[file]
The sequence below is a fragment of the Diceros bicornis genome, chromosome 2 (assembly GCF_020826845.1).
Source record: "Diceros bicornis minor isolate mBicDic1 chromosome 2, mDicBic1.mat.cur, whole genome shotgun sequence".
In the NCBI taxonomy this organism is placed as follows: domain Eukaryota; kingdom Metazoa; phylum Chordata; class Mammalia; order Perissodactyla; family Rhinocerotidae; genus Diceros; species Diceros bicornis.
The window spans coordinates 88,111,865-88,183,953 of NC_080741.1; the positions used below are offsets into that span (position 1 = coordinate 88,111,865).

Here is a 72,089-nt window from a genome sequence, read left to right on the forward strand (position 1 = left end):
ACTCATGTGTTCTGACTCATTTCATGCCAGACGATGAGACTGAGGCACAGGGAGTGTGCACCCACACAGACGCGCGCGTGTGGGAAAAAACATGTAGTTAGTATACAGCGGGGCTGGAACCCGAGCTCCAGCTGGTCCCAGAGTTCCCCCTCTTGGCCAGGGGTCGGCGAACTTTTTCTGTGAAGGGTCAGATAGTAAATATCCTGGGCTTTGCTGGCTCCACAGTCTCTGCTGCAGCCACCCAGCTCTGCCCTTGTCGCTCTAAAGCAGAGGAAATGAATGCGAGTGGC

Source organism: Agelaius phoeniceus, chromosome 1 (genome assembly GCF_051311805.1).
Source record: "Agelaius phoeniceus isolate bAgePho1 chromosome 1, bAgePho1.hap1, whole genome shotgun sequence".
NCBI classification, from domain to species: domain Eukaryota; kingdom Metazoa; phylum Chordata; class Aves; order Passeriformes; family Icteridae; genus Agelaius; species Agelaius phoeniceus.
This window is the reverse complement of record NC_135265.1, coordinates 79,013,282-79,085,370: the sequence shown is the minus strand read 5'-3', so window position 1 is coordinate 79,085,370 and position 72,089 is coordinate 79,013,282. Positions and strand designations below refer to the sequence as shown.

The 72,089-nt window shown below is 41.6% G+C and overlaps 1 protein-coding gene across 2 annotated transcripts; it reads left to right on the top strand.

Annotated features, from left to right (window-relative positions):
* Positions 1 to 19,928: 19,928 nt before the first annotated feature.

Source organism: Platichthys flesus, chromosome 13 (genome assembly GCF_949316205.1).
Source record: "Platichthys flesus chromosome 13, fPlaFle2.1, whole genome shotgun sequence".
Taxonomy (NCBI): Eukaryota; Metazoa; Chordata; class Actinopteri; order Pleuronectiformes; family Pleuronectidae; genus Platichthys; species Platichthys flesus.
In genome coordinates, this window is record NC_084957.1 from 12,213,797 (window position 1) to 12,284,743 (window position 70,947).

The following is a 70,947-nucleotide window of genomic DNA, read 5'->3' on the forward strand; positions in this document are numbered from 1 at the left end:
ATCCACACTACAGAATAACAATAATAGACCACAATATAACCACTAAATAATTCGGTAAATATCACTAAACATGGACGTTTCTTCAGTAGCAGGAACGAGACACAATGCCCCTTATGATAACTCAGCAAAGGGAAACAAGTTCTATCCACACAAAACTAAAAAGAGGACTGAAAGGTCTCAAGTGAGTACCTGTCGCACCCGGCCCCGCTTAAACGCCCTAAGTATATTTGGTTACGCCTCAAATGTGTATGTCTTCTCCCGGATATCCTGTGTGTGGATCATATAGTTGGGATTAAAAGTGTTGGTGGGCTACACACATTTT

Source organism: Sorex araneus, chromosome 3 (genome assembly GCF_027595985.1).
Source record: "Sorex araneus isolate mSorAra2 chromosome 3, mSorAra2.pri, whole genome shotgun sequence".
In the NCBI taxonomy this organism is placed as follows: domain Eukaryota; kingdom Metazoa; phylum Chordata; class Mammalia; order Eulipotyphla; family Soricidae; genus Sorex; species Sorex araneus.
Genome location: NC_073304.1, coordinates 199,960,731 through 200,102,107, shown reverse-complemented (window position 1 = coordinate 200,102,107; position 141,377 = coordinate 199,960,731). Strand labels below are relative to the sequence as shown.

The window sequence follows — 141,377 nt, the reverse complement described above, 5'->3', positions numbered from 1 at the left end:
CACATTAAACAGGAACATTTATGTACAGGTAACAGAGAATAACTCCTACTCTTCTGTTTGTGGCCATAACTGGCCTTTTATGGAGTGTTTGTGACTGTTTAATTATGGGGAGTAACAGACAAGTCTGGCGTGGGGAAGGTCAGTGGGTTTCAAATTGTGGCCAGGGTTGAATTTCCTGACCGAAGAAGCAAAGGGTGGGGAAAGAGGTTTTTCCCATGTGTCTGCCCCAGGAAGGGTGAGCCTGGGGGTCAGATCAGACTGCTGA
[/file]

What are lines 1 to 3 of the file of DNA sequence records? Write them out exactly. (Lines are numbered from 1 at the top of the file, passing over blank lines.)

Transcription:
The sequence below is a fragment of the Diceros bicornis genome, chromosome 2 (assembly GCF_020826845.1).
Source record: "Diceros bicornis minor isolate mBicDic1 chromosome 2, mDicBic1.mat.cur, whole genome shotgun sequence".
In the NCBI taxonomy this organism is placed as follows: domain Eukaryota; kingdom Metazoa; phylum Chordata; class Mammalia; order Perissodactyla; family Rhinocerotidae; genus Diceros; species Diceros bicornis.